A few weeks ago we had this discussion on the shoutbox about Berserk. I was really looking forward to it, but people were saying that it did not hold up, compared to its manga. And fair enough, the anime is only 25 episodes long, while the manga has been running since 1990 and still hasn’t finished, meaning that there was no way for the anime to be able to completely tell a story that wouldn’t conclude, even thirteen years after its airdate. The original manga of Berserk also seems to be one of the most well received mangas out there.
The thing is though, and most people who have been reading this blog for a while have been very much aware of this, but I’m terrible at reading manga. Blame a lack of time, but series like Blade of the Immortal, Bokura no, Himitsu Top Secret, Pandora Hearts: I loved all of them despite being somehow unable to just grab and check out their respective mangas. Even though some of them made huge changes and none of them get to the real meat of their source material, I’m still a huge fan of them as standalone, albeit very incomplete stories, based on manga that are God knows how good. I’ve been stuck at the Bokura no’s thirtieth chapter for years now, despite it being awesome just like its anime counterpart.
In any case, Berserk is the same: ridiculously incomplete, ending with one ridiculous hell of a cliff-hanger, but it’s also a ridiculously well executed anime.
I t really immediately sets itself apart from all of the other fantasy series that were spread across the nineties. The atmosphere is dark and gritty, it doesn’t try to glorify its battles (this series is completely brutal when it needs to be, and never tries to hide it), and the battles themselves are very well drawn, detailed and animated. The series quickly stars focusing on battles on a larger and larger scale, and yet the series consistently stays many levels of believability above what you’d usually expect in series that focus on medieval warfare.
What really sold me to Berserk was its character-development, though. Even though I have no idea how good the character-development in the manga must be, the anime really makes excellent use of its time to put as much meaning as possible into its three main characters. The plot is entirely meant to explore them, push them forwards to their goals, and get the best out of their characters while remaining perfectly paced so that each event flows into the other.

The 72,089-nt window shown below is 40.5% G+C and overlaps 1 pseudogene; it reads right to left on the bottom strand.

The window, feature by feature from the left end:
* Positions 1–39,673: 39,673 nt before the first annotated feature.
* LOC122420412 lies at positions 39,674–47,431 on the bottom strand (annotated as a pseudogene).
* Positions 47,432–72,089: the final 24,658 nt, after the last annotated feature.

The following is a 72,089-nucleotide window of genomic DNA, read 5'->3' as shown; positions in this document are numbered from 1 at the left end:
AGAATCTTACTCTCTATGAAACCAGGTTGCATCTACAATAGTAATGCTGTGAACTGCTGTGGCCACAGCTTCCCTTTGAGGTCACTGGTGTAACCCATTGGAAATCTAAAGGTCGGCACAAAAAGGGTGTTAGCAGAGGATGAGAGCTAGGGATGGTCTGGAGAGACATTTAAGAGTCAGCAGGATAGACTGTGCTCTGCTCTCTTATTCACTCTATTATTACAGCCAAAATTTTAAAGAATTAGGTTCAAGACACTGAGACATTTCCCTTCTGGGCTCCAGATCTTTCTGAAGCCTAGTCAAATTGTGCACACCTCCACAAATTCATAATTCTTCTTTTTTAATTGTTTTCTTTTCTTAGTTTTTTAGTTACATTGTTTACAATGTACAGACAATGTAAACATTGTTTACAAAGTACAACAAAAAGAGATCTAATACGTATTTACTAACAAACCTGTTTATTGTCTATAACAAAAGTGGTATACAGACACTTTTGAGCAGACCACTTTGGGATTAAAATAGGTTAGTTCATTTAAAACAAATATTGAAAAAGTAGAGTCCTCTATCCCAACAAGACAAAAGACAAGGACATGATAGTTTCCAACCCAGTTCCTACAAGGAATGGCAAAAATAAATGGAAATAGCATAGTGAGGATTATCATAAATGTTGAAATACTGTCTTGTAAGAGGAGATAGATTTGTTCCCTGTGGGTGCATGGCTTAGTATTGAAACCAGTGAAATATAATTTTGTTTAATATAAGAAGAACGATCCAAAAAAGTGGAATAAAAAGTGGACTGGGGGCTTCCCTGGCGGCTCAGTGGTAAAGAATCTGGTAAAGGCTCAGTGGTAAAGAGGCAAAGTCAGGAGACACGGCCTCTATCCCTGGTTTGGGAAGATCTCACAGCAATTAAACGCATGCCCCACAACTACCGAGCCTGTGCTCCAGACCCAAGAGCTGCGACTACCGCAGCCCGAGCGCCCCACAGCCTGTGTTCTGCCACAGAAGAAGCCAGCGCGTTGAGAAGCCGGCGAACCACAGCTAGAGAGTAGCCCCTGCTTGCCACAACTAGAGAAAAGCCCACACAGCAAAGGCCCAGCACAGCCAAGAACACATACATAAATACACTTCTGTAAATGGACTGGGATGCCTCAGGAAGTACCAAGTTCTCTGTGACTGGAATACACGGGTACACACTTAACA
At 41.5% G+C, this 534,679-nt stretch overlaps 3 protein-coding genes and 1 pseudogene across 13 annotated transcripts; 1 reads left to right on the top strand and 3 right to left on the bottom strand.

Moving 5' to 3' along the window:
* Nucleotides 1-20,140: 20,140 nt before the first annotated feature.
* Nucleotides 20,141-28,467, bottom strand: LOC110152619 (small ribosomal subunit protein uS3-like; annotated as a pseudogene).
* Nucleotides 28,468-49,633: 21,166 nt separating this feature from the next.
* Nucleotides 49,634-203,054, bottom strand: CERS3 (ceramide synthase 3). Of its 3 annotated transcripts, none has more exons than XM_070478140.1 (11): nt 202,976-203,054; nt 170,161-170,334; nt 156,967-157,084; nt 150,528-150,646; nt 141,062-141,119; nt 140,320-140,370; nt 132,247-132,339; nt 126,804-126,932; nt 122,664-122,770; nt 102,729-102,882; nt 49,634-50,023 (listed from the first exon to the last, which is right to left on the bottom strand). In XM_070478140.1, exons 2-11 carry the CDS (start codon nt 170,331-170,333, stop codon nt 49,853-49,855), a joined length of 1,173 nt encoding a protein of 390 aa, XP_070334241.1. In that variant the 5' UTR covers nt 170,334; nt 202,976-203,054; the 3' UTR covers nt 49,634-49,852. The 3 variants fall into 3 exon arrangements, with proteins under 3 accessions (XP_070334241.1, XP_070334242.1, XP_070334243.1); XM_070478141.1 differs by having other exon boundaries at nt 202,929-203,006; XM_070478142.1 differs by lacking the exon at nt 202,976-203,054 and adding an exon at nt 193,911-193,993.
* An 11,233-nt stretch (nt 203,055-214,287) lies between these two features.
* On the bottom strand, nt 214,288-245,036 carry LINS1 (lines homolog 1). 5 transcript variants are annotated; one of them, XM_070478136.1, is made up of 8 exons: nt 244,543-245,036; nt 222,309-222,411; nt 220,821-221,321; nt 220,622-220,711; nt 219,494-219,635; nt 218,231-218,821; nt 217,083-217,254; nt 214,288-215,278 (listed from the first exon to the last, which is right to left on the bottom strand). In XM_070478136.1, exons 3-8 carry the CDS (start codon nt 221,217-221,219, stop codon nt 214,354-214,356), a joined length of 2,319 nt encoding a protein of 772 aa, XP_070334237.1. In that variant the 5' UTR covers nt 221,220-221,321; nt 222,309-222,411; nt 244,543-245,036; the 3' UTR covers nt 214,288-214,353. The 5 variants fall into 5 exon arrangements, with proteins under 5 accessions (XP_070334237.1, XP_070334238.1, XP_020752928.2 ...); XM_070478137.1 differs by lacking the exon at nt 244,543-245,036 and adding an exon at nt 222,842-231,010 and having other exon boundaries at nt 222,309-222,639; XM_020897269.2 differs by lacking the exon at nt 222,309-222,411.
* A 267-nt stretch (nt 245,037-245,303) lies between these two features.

As a contrast though, the rest of the cast pales in comparison. They’re mostly static and really not the most interesting. There are unfortunately a lot of episodes that focus on them, and I feel that this series would have been even better when it made its characters, especially the people who end up on the other end of Guts’ blade, a bit more down to earth and give them a bit more character, rather than having Guts kill the same hordes of punching bags over and over again.
Really though, just for Guts, Casca and Griffith I’m really glad to have watched this series. It’s really one of the most mature action titles out there, both with its gore and the way it uses this gore to look at its characters. As for the ending… I don’t think I really need to describe in how many ways it gave us the middle-finger, but I nevertheless consider this series to have an amazing finale.
|Storytelling:||9/10 – Slow, but very solid, and absolutely brutal when it needs to be.|
|Characters:||9/10 – The side characters are nothing special. The main characters are wonderfully developed, though, with a lot of meaning put into them.|
|Production-Values:||9/10 – Gorgeous artwork from the nineties. Plus, its soundtrack was composed by Susumu Hirasawa.|
|Setting:||8/10 – A detailed look into medieval warfare, but ridiculously incomplete.|